For such small and relatively isolated islands, the San Juans boast a variety of unique historical, geographical, and biological features. As I near the end of my first summer on San Juan Island, I continue to be amazed by the new things I learn about the San Juan Islands everyday.
Aside from the Orca whales, bald eagles, and other unique types of birds and marine life that inhabit this area, San Juan Island is home to another rare species: the Island Marble butterfly, thought to have gone extinct for nearly 100 years before turning up in American Camp, a National Historical Park located at the southern tip of San Juan Island. The butterfly was spotted in 1998 during a routine field survey at American Camp, and since then researchers have conducted various studies on the Island Marble butterflies that live on San Juan Island and Lopez. Although not officially listed as an endangered species at this point, it is thought to be the only viable population of Island Marble butterflies in the entire world.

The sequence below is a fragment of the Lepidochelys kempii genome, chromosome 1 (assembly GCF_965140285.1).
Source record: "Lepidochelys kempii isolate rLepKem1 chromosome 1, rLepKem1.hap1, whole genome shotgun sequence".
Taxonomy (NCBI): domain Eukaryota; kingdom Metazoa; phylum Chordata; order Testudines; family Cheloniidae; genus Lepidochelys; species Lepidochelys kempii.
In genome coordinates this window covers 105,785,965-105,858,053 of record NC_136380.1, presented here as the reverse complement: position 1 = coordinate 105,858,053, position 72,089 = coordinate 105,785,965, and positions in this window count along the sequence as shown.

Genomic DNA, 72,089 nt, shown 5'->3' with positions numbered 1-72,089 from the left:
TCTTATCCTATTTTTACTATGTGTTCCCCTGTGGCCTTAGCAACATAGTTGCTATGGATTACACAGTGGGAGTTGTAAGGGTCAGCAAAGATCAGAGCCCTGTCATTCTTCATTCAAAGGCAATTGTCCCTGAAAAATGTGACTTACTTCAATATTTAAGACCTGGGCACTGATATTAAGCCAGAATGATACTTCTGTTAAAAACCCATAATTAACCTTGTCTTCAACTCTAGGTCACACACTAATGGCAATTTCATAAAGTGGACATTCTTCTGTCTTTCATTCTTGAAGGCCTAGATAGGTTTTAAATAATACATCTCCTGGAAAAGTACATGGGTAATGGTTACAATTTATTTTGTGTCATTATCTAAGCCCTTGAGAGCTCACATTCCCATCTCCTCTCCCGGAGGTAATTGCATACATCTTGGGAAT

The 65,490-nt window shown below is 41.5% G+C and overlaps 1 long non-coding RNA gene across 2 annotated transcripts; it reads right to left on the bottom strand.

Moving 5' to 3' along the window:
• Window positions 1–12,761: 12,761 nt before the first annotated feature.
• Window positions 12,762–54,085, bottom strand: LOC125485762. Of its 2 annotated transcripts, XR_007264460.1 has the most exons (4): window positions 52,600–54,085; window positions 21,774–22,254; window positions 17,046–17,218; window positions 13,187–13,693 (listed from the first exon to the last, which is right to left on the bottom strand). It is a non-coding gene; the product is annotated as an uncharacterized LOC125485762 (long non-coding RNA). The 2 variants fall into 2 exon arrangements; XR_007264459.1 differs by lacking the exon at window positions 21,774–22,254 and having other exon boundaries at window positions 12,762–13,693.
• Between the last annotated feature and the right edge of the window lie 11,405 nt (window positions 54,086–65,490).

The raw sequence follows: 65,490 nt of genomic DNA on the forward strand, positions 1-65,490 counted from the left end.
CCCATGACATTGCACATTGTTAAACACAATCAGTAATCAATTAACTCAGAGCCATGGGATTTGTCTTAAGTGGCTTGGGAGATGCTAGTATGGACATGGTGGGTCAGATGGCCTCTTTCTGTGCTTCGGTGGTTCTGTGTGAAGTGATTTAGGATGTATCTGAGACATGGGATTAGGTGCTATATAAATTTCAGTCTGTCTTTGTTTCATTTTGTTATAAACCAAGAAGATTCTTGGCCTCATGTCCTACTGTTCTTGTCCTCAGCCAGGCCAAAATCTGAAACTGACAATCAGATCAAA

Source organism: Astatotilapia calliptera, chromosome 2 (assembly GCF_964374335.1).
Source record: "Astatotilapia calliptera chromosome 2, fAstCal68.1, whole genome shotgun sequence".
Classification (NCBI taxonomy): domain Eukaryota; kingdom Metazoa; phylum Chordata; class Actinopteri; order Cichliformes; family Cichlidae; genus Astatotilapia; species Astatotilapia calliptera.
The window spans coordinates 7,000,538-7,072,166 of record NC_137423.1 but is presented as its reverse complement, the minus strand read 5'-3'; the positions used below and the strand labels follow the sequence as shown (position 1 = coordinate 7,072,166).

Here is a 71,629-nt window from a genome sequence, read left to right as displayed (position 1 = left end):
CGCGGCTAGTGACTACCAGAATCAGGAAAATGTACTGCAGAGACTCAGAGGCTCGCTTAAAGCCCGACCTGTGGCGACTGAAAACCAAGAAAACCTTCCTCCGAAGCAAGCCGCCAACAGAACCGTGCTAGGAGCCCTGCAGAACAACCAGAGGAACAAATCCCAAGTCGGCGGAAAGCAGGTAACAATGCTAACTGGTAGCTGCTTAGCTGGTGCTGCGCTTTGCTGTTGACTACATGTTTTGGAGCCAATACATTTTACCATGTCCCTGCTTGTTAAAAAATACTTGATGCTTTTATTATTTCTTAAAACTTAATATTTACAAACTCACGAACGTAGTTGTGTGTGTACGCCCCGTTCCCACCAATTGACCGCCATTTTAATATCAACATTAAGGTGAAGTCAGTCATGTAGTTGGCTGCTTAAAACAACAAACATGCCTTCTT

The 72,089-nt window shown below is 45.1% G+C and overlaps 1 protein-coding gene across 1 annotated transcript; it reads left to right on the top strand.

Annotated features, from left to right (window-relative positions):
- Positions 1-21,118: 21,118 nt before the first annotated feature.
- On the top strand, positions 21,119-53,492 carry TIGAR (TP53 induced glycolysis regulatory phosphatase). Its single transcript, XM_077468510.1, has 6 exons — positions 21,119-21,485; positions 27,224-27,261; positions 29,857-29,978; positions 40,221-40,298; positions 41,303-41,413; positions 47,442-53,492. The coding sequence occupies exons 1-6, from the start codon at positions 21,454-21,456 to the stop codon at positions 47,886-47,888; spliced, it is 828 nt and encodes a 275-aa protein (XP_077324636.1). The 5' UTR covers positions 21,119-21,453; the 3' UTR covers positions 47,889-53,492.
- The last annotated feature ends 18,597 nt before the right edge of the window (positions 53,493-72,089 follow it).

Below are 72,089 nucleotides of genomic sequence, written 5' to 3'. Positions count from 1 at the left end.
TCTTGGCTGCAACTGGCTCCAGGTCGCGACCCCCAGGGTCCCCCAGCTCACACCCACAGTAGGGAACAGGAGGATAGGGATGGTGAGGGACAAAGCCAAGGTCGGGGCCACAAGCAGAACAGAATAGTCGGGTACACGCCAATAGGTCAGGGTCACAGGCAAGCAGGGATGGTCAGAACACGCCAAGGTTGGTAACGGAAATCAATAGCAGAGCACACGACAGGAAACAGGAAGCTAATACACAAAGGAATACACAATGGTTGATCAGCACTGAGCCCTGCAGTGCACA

For more on the Island Marble butterfly and the ongoing efforts to study and protect it, see the link below:
…Or join Outdoor Odysseys for a sea kayaking trip, for a chance to see some of our other, (*ahem*) somewhat larger wildlife specimens.